Former NSW department head Martin Hoffman to lead Services Australia transition taskforce

By Stephen Easton

Monday July 15, 2019

Martin Hoffman

Former New South Wales department head Martin Hoffman lost out in the state government’s recent machinery-of-government changes but is back working for the Commonwealth, planning the Department of Human Services’ transition into Services Australia.

Hoffman was formerly secretary of the NSW Department of Finance, Services and Innovation but was left without a department to lead after DFSI became the Department of Customer Service in this year’s massive post-election public service restructure, and former customer service commissioner Glenn King was appointed as its secretary. Both were high regarded and capable leaders, but it appeared there was only room for one.

Now the federal Minister for Government Services Stuart Robert has snapped Hoffman up and asked him to produce a strategy for the “ambitious reform” of DHS, hoping to leverage his understanding of how service delivery is done in NSW. This appears to be a short-term position that involves planning how the federal government can fulfil its big promises of better services.

Robert’s statement suggests the Morrison government still has a lot of work ahead to turn the department comprising Medicare, Centrelink and Child Support into a more citizen-centric organisation modelled on the relatively successful ServiceNSW, which runs the shopfronts and call centres dealing with NSW licenses, car registrations and all the rest.

He said the appointment was among the “first steps” in the change from DHS to Services Australia, which was announced shortly after this year’s election and also involved his appointment as the Commonwealth’s first cabinet minister for service delivery.

Hoffman, who was previously a deputy secretary in the Commonwealth Industry department, will spend the next six weeks devising a “comprehensive strategic plan” to turn the Morrison government’s words into deeds.

“He brings a wealth of experience to the role, including an extensive understanding of Service NSW’s customer-centric design, as well as a strong background in successful delivery of customer-focused services,” said the minister.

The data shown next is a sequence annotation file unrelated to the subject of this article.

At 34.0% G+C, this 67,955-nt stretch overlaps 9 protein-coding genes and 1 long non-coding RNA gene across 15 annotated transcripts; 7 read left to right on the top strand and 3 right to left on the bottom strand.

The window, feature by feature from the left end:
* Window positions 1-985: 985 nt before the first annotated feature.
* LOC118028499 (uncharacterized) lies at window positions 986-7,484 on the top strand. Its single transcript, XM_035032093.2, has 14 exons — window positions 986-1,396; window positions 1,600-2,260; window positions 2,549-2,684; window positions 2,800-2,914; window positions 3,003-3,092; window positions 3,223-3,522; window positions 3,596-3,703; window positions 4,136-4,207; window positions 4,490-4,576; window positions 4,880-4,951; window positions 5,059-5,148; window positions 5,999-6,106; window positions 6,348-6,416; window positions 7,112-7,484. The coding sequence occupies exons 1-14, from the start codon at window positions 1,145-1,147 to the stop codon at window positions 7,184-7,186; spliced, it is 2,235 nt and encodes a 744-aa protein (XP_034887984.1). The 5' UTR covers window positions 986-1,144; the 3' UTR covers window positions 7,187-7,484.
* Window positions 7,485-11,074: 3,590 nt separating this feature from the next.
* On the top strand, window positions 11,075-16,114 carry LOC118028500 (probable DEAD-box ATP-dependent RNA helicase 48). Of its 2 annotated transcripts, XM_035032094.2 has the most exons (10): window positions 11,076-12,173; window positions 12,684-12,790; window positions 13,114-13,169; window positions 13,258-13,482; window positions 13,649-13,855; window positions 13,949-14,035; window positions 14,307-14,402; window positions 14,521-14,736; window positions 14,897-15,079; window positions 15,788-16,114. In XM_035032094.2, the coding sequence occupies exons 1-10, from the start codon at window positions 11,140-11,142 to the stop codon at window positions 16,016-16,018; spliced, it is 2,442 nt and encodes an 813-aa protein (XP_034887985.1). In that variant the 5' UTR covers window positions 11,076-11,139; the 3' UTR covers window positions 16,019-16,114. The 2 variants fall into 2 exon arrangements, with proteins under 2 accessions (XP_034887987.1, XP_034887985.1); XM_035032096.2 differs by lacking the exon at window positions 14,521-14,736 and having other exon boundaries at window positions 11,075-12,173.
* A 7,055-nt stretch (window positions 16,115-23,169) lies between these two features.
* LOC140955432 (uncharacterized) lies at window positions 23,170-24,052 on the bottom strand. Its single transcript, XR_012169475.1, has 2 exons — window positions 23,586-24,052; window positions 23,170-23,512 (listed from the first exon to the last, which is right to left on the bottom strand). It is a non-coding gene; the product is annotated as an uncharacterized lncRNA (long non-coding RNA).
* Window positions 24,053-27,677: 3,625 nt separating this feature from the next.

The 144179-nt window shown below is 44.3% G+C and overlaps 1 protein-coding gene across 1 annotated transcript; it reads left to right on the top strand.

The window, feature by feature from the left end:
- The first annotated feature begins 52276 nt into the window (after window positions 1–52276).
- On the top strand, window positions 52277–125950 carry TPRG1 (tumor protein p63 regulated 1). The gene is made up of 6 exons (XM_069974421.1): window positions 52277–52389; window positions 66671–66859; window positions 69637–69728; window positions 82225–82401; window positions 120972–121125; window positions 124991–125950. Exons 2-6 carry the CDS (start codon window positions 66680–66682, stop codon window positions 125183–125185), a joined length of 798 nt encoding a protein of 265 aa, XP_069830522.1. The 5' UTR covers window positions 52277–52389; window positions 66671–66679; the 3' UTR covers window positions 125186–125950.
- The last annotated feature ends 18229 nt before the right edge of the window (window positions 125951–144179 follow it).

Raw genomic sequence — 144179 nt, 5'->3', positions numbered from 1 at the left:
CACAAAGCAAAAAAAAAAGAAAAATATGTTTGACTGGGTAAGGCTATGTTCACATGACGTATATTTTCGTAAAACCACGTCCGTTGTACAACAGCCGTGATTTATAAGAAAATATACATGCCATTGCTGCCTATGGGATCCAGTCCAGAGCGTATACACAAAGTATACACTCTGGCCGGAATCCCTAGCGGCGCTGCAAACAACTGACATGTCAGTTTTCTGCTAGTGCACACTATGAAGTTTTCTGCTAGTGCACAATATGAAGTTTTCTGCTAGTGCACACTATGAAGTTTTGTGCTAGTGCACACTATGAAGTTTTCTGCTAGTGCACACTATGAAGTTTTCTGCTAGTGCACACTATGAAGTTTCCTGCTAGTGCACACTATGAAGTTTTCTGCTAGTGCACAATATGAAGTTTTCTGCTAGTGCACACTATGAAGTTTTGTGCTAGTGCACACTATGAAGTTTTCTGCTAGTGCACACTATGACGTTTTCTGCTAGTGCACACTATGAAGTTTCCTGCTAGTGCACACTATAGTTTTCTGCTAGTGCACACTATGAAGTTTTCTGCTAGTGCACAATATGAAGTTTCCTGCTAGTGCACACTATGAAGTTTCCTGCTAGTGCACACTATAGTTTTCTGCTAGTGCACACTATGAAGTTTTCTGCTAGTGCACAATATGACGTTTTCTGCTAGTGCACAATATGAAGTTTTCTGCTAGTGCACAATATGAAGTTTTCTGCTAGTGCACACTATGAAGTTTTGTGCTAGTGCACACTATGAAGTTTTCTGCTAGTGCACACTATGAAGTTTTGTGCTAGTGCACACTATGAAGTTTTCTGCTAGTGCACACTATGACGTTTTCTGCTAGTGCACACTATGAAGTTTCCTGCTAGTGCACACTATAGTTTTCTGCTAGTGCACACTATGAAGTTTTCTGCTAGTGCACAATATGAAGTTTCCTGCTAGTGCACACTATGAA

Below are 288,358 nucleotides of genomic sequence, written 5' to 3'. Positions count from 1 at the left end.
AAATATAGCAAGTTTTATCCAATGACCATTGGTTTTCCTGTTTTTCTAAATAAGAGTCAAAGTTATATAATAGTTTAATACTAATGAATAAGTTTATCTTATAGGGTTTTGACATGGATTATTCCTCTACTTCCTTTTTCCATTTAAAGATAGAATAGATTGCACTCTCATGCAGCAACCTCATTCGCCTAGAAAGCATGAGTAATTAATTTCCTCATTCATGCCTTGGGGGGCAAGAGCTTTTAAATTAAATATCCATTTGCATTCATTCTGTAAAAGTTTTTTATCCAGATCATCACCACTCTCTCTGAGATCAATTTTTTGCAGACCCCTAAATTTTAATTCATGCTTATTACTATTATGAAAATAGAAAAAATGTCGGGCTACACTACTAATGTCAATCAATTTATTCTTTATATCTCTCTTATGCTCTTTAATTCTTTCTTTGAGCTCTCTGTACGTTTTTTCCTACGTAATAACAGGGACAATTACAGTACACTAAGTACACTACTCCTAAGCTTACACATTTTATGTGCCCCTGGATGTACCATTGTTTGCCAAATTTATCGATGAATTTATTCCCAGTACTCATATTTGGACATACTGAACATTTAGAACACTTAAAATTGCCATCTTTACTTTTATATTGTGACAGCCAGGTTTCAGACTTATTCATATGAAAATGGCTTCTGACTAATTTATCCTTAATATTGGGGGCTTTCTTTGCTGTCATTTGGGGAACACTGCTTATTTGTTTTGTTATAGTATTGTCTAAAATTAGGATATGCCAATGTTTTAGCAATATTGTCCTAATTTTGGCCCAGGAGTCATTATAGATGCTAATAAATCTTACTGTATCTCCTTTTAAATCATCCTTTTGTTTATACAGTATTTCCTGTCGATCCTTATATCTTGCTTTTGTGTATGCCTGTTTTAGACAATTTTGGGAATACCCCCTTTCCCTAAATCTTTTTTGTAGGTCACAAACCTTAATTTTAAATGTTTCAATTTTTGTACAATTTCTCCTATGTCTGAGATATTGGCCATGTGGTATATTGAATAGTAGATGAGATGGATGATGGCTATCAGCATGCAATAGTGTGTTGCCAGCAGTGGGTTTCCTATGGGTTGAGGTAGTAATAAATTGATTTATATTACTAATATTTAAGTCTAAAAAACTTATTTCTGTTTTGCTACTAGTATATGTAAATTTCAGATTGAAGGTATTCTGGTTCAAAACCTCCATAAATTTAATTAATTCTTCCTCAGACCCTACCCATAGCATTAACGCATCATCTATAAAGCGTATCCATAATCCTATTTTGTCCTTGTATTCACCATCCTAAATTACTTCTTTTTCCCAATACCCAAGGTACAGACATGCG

It’s a worthy aim but also a big challenge. One stark contrast — how quickly ServiceNSW answers the phone compared to even the best of the many phone lines run by DHS — illustrates how significant the differences are between the two agencies, not just in terms of their current service delivery standards but also in their roles and the quantity and complexity of the legislation they have to administer.

Read more: Is Services Australia the last great hope for federal digital transformation?

A big part of the NSW government’s well regarded service delivery reform ha been a focus on accurately measuring customer satisfaction — not just for the purpose of reporting nice-sounding statistics but with the genuine intention to make life easier for residents of the state. Meanwhile for the government in Canberra it appears that in at least one major service line — welfare payments — compliance is a higher priority than service.

“I am excited to make this announcement today, as Services Australia will bring in a new era in customer service, focused on the needs and expectations of all Australians dealing with government,” Robert said.

“The Prime Minister has made it a priority to ensure dealing with government is faster and easier for all Australians by putting them at the very centre of service delivery.

“In those important moments when Australians reach out for government services they rightly expect a simple and seamless interaction. Services Australia will be outcomes focused and will put in place the right structure needed to deliver that experience.

“Whether Australians are accessing government services digitally, in person or over the phone, in the future I want Services Australia to deliver a similar experience to what Australians are used to when dealing with everyday services, such as banking and shopping.”

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